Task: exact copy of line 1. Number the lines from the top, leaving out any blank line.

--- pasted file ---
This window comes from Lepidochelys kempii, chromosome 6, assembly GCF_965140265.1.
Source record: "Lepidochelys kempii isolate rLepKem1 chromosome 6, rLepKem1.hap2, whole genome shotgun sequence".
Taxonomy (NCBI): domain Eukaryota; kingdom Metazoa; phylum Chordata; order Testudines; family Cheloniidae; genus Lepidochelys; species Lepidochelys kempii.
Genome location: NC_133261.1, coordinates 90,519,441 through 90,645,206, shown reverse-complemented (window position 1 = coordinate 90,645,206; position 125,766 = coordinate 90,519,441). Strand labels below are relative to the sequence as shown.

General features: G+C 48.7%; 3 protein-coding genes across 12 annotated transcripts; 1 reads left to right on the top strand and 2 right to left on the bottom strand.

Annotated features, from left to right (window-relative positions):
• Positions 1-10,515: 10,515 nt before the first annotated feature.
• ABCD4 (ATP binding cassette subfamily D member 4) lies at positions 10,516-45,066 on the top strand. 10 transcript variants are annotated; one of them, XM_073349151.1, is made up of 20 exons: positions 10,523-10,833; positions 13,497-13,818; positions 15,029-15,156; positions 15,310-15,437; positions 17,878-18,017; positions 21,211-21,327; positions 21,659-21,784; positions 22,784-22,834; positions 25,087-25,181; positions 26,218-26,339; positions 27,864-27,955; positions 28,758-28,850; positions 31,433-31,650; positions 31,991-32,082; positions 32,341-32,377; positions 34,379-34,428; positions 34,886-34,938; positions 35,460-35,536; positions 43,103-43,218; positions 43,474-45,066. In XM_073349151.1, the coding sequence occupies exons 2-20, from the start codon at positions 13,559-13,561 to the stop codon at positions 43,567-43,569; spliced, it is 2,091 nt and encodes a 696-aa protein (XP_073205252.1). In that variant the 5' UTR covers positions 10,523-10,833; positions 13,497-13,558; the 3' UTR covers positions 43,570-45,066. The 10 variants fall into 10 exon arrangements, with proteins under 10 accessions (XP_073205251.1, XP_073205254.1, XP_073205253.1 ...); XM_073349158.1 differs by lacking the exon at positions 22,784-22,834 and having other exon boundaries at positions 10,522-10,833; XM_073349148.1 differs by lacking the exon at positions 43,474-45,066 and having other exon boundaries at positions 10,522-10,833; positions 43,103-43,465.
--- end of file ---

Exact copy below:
This window comes from Lepidochelys kempii, chromosome 6, assembly GCF_965140265.1.